We’ve treated ourselves to a little fun time – stripping the varnish from the drop boards. This is such an easy thing to do, and has no relevance to the structural integrity of the boat, but it will look great to have all the brightwork new. I’m not sure when the last time the varnish was stripped, but there are so many layers on the drop boards, it takes quite a while to get them all off, even though the varnish is bubbling up in places, and is chipped, scratched and broken. Every place you see which is black in the photo to the top left is a crack or break in one or more layers of the varnish. Water has been able to penetrate down to the wood and discolor it. The drop board to the right has the varnish removed, and we still have to clean and sand it before applying new varnish. Some of the blemishes will stay forever – we’re chalking this up to patina. But where the wood can be cleaned without damaging it further, we’ll get it clean before covering it up again.
We’re using La Tonkinois varnish, a French varnish we discovered a few years ago, and have used on the dingy. We like it because it is linseed-oil based, and is non-toxic (sort of). It still smells like Epifanes, or any other varnish, but it is much easier to apply. We won’t be applying any varnish on the boat until warmer weather shows up, but everything we can bring inside, we will varnish. The jury’s still out about whether or not we varnish the galley table. It has been bare for its entire life, and there are pro’s and con’s both to a bare finish and a bright finish.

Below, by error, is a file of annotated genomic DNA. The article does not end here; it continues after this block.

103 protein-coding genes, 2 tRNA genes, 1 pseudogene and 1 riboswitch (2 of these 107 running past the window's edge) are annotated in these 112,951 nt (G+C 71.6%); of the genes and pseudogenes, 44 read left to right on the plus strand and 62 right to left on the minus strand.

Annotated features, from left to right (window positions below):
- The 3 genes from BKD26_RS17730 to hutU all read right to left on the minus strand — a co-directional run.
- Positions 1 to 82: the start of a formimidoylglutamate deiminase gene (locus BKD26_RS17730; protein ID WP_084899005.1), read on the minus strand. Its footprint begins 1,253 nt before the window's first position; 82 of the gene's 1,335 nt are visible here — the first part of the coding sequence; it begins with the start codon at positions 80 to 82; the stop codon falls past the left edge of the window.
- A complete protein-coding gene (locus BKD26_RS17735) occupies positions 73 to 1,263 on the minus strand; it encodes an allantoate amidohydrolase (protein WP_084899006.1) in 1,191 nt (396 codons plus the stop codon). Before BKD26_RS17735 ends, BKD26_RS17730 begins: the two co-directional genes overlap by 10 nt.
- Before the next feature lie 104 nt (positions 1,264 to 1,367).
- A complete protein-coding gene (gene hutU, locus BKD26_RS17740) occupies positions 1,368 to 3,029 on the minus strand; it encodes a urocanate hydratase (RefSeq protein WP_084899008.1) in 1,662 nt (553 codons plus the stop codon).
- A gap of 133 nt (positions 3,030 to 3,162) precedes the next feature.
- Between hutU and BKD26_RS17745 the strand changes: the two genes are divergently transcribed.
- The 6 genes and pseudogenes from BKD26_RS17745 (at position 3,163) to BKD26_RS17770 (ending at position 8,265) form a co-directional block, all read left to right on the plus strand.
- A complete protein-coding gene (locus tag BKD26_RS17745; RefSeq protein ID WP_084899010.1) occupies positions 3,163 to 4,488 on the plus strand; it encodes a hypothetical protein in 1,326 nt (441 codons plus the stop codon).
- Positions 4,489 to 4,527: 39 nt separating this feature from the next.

Another project Leita has started is the swim ladder. If anyone can tell me the name of the hardware this uses to hook onto the boat, you’ll win a secret prize! I’ve spent the morning looking online, and can’t find it, either in stainless or in bronze. We’re hoping to find it in bronze as, obviously, the previous fittings were stainless and now need to be replaced.
Here’s the swim ladder – Leita will be whipping new line as soon as we find the hardware: